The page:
Tibial tunnel placement accuracy during anterior cruciate ligament reconstruction: independent femoral versus transtibial femoral tunnel drilling techniques Journal Article uri icon
  • PURPOSE: This study aimed to compare the accuracy of tibial tunnel placement using independent femoral (IF) versus transtibial (TT) techniques. METHODS: Ten matched pairs of cadaveric knees were randomized so that one knee in the pair underwent arthroscopic TT drilling of the femoral tunnel and the other underwent IF drilling through an accessory medial portal. For both techniques, an attempt was made to place the femoral and tibial tunnels as close to the center of the respective anterior cruciate ligament (ACL) footprints as possible. Preoperative and postoperative computed tomography using a technique optimized for ligament evaluation allowed comparison of the anatomic ACL tibial footprint to the tibial tunnel aperture. The percentage of tunnel aperture contained within the native footprint, as well as the distance from the center of the tunnel aperture to the center of the footprint, was measured. Additionally, graft obliquity relative to the tibial plateau was evaluated in the sagittal plane. RESULTS: The percentage of tibial tunnel aperture contained within the native footprint averaged 71.6% ± 17.2% versus 52.1% ± 23.4% (P = .04) in the IF and TT groups, respectively. The distance from the center of the footprint to the center of the tibial tunnel aperture was 3.50 ± 1.6 mm and 4.40 ± 1.7 mm (P = .27) in the IF and TT groups, respectively. TT drilling placed 6 of 10 tunnels posterior to the center of the footprint versus 3 of 10 tunnels in IF drilling. The graft obliquity angles were 54.8° in TT specimens and 47.5° in IF specimens (P = .09). CONCLUSIONS: This study adds to the literature suggesting that TT drilling with an 8-mm reamer has deleterious effects on tibial tunnel aperture and position. IF drilling, which does not involve repeated reaming of the tibial tunnel, is associated with the placement of a higher percentage of the tunnel aperture within the native tibial footprint. There was not a significant difference between the IF and TT techniques in their ability to place the center of the tibial aperture near the center of the footprint or in graft obliquity. CLINICAL RELEVANCE: ACL reconstruction has continued to evolve in an attempt to restore the functional anatomy and biomechanical behavior of the knee. Tibial tunnel characteristics-such as location, aperture topography, and tunnel obliquity-are important factors to consider in ACL reconstruction. This study compares tibial tunnels after IF and TT techniques.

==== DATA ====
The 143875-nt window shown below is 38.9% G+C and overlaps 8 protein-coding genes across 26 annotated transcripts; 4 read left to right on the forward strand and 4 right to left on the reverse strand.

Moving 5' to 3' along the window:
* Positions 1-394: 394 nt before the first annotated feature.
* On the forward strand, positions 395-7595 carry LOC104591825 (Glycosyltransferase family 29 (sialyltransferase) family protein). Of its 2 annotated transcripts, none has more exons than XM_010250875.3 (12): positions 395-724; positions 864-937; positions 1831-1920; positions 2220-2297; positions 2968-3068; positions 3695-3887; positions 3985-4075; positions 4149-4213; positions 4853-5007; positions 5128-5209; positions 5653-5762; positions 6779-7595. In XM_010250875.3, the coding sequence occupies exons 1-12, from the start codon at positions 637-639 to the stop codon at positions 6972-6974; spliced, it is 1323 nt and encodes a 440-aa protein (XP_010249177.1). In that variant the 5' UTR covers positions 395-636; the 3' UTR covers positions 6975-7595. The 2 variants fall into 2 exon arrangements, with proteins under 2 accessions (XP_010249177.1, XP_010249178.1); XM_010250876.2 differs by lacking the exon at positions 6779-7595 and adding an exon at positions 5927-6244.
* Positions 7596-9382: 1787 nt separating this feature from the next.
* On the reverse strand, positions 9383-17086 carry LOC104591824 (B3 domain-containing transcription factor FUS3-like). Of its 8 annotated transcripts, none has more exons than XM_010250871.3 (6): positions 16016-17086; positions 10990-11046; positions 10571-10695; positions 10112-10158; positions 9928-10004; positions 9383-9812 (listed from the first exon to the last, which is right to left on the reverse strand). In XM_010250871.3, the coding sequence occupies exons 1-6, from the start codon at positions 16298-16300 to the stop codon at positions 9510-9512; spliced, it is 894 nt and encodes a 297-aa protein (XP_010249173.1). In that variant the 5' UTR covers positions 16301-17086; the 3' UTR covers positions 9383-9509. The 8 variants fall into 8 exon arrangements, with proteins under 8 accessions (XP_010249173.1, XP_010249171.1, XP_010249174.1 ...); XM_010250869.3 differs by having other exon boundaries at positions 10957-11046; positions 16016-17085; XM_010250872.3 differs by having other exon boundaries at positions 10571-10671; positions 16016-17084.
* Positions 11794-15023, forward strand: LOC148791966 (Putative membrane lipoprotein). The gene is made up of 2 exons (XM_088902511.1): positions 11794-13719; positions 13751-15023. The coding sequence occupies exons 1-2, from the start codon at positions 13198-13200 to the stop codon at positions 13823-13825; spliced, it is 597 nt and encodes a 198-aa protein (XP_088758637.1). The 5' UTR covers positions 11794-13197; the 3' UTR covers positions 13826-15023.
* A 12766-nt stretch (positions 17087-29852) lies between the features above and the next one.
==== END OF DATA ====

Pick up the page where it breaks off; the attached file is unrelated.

• Link to Article
    publication date
  • 2014
  • published in
  • Arthroscopy  Journal
  • Research
  • Aging and Geriatrics
  • Orthopedics
  • Surgery
  • Additional Document Info
  • 30
  • issue
  • 9